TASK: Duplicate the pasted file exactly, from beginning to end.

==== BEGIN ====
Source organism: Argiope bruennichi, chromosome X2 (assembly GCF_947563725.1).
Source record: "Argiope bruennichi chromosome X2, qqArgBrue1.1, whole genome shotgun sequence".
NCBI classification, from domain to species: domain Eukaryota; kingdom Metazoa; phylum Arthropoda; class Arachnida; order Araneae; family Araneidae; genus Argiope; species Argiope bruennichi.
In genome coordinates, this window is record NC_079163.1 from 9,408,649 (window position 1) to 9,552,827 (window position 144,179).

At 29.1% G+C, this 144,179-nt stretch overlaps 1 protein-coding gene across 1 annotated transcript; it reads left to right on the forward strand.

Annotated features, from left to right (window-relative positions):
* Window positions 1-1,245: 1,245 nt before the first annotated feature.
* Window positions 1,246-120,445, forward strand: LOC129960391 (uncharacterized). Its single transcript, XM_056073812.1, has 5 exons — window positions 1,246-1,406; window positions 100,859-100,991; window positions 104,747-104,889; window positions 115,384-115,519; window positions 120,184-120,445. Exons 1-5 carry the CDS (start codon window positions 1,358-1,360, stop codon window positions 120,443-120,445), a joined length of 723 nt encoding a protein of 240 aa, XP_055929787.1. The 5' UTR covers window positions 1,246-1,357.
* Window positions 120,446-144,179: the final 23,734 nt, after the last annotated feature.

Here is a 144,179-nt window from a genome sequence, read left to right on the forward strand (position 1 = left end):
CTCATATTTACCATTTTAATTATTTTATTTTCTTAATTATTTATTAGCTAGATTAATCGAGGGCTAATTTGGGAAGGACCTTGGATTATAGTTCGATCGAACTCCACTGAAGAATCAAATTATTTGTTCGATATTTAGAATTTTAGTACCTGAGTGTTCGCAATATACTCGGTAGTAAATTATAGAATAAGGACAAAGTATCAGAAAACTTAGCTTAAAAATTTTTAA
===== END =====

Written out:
Source organism: Argiope bruennichi, chromosome X2 (assembly GCF_947563725.1).
Source record: "Argiope bruennichi chromosome X2, qqArgBrue1.1, whole genome shotgun sequence".
NCBI classification, from domain to species: domain Eukaryota; kingdom Metazoa; phylum Arthropoda; class Arachnida; order Araneae; family Araneidae; genus Argiope; species Argiope bruennichi.
In genome coordinates, this window is record NC_079163.1 from 9,408,649 (window position 1) to 9,552,827 (window position 144,179).

At 29.1% G+C, this 144,179-nt stretch overlaps 1 protein-coding gene across 1 annotated transcript; it reads left to right on the forward strand.

Annotated features, from left to right (window-relative positions):
* Window positions 1-1,245: 1,245 nt before the first annotated feature.
* Window positions 1,246-120,445, forward strand: LOC129960391 (uncharacterized). Its single transcript, XM_056073812.1, has 5 exons — window positions 1,246-1,406; window positions 100,859-100,991; window positions 104,747-104,889; window positions 115,384-115,519; window positions 120,184-120,445. Exons 1-5 carry the CDS (start codon window positions 1,358-1,360, stop codon window positions 120,443-120,445), a joined length of 723 nt encoding a protein of 240 aa, XP_055929787.1. The 5' UTR covers window positions 1,246-1,357.
* Window positions 120,446-144,179: the final 23,734 nt, after the last annotated feature.

Here is a 144,179-nt window from a genome sequence, read left to right on the forward strand (position 1 = left end):
CTCATATTTACCATTTTAATTATTTTATTTTCTTAATTATTTATTAGCTAGATTAATCGAGGGCTAATTTGGGAAGGACCTTGGATTATAGTTCGATCGAACTCCACTGAAGAATCAAATTATTTGTTCGATATTTAGAATTTTAGTACCTGAGTGTTCGCAATATACTCGGTAGTAAATTATAGAATAAGGACAAAGTATCAGAAAACTTAGCTTAAAAATTTTTAA